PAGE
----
From Employee to Entrepreneur
Thinking of starting your own business? Maybe you have a great idea that you think will be a total success, but before you quit your day job you must be aware of the risks and advantages of becoming an entrepreneur. For example, working for a company ensures a peace of mind that does not readily come with owning your own business. The decision-making, salary and flexibility also have their positives and negatives.
Financial and other Decisions
As the boss you would make every decision, therefore any result, good or bad, falls back on you. This can be very stressful and it can become very difficult to handle. But on the other hand, you have the freedom to make the choices you see fit instead of being told what to do. This may give you the independence you have been waiting for; and chances are, if you are looking to start your own business, you probably prefer being the one calling the shots.
Paying You and Your Employees
Your salary will vary depending on the kind of business you choose to start. You may decide to start a business where you are the only employee–a sole proprietorship. With this form of a business, you would reap all the benefits of your hard work. However, you may choose to open a business and hire some employees. This type of business can become very stressful because you no longer have the security of knowing yours is the only paycheck you have to pay.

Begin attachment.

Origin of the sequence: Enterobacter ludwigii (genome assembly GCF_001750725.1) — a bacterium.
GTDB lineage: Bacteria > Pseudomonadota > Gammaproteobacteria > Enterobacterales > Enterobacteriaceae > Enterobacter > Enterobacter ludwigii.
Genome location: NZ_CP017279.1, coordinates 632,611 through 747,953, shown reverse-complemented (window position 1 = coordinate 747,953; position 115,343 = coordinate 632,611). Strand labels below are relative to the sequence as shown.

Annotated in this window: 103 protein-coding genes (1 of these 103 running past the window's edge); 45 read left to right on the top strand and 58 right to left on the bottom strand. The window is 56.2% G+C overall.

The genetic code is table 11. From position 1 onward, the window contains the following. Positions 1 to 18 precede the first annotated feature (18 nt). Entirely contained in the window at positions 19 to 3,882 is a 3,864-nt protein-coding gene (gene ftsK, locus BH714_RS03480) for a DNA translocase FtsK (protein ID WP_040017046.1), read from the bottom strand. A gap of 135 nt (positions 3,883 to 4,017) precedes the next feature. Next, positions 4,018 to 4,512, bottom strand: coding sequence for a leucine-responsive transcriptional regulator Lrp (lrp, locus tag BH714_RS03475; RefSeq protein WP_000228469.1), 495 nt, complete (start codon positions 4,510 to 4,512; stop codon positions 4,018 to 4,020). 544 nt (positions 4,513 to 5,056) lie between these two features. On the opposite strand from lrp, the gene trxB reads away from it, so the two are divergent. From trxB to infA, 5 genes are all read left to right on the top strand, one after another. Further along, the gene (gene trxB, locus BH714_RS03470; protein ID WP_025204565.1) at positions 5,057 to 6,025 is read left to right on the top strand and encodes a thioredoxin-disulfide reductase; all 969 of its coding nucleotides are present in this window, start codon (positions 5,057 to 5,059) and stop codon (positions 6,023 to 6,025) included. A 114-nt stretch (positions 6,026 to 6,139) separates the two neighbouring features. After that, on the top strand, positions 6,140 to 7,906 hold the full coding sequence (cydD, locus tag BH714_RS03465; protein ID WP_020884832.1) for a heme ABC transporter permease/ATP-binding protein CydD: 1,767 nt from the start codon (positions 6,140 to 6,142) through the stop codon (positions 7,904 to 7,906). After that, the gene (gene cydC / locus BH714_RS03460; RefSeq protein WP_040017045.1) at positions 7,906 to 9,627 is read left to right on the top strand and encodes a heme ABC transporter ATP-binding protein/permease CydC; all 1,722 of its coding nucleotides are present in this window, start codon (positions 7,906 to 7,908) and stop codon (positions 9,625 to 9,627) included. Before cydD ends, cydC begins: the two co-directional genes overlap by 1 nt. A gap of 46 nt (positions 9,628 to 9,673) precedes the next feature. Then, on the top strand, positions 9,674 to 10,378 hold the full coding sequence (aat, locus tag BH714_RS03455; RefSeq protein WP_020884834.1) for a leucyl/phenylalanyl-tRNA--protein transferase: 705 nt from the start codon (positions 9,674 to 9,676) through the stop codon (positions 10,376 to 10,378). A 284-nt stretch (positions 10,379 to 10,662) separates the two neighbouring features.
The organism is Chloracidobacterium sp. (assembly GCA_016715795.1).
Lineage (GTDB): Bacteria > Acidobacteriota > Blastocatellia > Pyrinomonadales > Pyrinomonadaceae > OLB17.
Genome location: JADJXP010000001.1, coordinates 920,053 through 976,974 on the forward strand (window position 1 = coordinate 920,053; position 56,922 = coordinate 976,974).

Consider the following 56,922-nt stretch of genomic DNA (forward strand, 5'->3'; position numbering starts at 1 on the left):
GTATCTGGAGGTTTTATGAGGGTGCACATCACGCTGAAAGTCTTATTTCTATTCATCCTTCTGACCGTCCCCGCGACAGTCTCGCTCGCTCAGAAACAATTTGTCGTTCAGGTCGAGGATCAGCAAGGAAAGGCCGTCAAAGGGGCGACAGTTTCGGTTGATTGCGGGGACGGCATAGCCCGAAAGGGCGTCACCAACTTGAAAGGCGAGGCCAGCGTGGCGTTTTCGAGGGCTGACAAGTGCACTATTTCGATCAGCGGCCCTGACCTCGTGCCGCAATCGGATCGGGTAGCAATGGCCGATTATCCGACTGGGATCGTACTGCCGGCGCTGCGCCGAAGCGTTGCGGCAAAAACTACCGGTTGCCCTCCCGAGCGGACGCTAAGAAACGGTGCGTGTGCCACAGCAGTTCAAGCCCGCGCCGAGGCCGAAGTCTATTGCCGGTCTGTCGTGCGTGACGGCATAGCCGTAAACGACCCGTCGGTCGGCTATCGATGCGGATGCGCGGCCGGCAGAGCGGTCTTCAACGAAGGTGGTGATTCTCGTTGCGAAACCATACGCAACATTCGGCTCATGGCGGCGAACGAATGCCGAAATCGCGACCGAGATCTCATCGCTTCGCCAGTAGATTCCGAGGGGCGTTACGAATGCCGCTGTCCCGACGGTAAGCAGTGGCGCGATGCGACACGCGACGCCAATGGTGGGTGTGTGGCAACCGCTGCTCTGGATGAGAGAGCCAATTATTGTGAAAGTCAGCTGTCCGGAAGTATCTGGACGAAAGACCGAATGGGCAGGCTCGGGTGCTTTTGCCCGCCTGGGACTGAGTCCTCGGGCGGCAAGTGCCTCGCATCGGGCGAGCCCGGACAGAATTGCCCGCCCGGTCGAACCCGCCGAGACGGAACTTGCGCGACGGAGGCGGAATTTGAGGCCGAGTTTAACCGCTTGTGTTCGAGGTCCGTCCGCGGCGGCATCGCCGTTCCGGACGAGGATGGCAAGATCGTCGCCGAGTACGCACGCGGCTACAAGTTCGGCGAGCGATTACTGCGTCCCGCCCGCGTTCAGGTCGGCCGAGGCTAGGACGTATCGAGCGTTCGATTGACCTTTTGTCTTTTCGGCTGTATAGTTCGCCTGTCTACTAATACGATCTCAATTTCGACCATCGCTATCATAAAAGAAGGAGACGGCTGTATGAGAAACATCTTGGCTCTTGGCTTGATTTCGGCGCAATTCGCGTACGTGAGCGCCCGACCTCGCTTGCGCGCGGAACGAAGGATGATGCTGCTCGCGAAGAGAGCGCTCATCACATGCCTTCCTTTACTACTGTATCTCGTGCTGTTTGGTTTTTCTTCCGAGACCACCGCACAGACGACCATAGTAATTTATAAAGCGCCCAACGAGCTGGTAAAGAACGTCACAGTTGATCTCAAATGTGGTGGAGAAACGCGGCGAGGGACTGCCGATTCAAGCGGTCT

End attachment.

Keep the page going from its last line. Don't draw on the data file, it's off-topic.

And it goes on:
Now you have to worry about where the money will come to pay your employees, and depending on where your business is located, you may be required to provide health insurance for your employees. This will be especially stressful in the beginning stages when most of your money, if not all, is going to pay for expenses.
Setting Your Schedule
Many people that start their own business do it with the idea that they will be able to make their own schedule. While this is true, you must be aware that in the beginning stages of your business the hours will be very long and you must be prepared for emergencies that can occur at any time. It can be a very unpredictable schedule and you may start to miss the monotony of a 9 to 5 office job.
Other risks include losing access to company health insurance; as an entrepreneur you would have to pay out-of-pocket or pray you are never sick or hurt. Also, you must deal with your clients/customers first-hand; you can no longer direct their call to your supervisor. You may think that being your own boss will outweigh any risk (and it might), but don’t forget you will have to answer to the bank that gave you your business loan, as well as the IRS and other creditors. If after weighing the pros and cons you decide you can manage these risks and believe that your product or service is worth it, we wish you the best!
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